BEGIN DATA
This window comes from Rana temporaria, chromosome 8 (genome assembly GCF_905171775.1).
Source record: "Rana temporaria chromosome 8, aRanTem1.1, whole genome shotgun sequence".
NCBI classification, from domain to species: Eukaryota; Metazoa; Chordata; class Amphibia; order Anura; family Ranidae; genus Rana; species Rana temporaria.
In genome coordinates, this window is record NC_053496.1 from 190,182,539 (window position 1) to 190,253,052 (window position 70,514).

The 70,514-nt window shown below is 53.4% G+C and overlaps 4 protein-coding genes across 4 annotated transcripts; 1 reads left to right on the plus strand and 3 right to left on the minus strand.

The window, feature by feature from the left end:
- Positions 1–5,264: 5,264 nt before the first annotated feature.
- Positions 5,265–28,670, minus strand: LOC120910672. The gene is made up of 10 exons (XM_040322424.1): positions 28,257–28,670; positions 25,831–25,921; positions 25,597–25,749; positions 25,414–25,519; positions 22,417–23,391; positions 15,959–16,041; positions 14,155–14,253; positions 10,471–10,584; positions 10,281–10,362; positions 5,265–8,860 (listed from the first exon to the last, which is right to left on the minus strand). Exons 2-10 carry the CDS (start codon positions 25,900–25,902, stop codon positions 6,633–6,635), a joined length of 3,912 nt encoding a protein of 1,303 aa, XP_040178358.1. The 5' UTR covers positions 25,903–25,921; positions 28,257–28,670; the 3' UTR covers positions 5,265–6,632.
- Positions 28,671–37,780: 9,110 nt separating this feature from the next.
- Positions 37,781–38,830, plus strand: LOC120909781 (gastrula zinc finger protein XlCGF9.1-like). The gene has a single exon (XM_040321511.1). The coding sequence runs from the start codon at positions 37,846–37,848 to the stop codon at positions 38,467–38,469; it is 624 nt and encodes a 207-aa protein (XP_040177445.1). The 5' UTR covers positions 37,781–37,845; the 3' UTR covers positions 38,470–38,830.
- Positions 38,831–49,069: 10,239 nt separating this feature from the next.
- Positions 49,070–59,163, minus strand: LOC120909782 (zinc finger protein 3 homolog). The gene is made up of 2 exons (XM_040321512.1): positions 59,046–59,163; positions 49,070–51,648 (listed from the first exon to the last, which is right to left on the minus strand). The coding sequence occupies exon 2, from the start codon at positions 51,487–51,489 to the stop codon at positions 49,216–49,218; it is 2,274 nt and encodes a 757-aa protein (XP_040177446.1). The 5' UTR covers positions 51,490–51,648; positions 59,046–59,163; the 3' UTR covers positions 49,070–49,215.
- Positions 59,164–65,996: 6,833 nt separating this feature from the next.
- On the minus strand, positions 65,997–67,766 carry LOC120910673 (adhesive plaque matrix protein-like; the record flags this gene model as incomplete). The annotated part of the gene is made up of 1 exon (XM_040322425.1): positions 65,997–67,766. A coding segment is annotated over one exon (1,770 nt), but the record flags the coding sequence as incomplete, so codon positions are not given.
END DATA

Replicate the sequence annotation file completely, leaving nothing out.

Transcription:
This window comes from Rana temporaria, chromosome 8 (genome assembly GCF_905171775.1).
Source record: "Rana temporaria chromosome 8, aRanTem1.1, whole genome shotgun sequence".
NCBI classification, from domain to species: Eukaryota; Metazoa; Chordata; class Amphibia; order Anura; family Ranidae; genus Rana; species Rana temporaria.
In genome coordinates, this window is record NC_053496.1 from 190,182,539 (window position 1) to 190,253,052 (window position 70,514).

The 70,514-nt window shown below is 53.4% G+C and overlaps 4 protein-coding genes across 4 annotated transcripts; 1 reads left to right on the plus strand and 3 right to left on the minus strand.

The window, feature by feature from the left end:
- Positions 1–5,264: 5,264 nt before the first annotated feature.
- Positions 5,265–28,670, minus strand: LOC120910672. The gene is made up of 10 exons (XM_040322424.1): positions 28,257–28,670; positions 25,831–25,921; positions 25,597–25,749; positions 25,414–25,519; positions 22,417–23,391; positions 15,959–16,041; positions 14,155–14,253; positions 10,471–10,584; positions 10,281–10,362; positions 5,265–8,860 (listed from the first exon to the last, which is right to left on the minus strand). Exons 2-10 carry the CDS (start codon positions 25,900–25,902, stop codon positions 6,633–6,635), a joined length of 3,912 nt encoding a protein of 1,303 aa, XP_040178358.1. The 5' UTR covers positions 25,903–25,921; positions 28,257–28,670; the 3' UTR covers positions 5,265–6,632.
- Positions 28,671–37,780: 9,110 nt separating this feature from the next.
- Positions 37,781–38,830, plus strand: LOC120909781 (gastrula zinc finger protein XlCGF9.1-like). The gene has a single exon (XM_040321511.1). The coding sequence runs from the start codon at positions 37,846–37,848 to the stop codon at positions 38,467–38,469; it is 624 nt and encodes a 207-aa protein (XP_040177445.1). The 5' UTR covers positions 37,781–37,845; the 3' UTR covers positions 38,470–38,830.
- Positions 38,831–49,069: 10,239 nt separating this feature from the next.
- Positions 49,070–59,163, minus strand: LOC120909782 (zinc finger protein 3 homolog). The gene is made up of 2 exons (XM_040321512.1): positions 59,046–59,163; positions 49,070–51,648 (listed from the first exon to the last, which is right to left on the minus strand). The coding sequence occupies exon 2, from the start codon at positions 51,487–51,489 to the stop codon at positions 49,216–49,218; it is 2,274 nt and encodes a 757-aa protein (XP_040177446.1). The 5' UTR covers positions 51,490–51,648; positions 59,046–59,163; the 3' UTR covers positions 49,070–49,215.
- Positions 59,164–65,996: 6,833 nt separating this feature from the next.
- On the minus strand, positions 65,997–67,766 carry LOC120910673 (adhesive plaque matrix protein-like; the record flags this gene model as incomplete). The annotated part of the gene is made up of 1 exon (XM_040322425.1): positions 65,997–67,766. A coding segment is annotated over one exon (1,770 nt), but the record flags the coding sequence as incomplete, so codon positions are not given.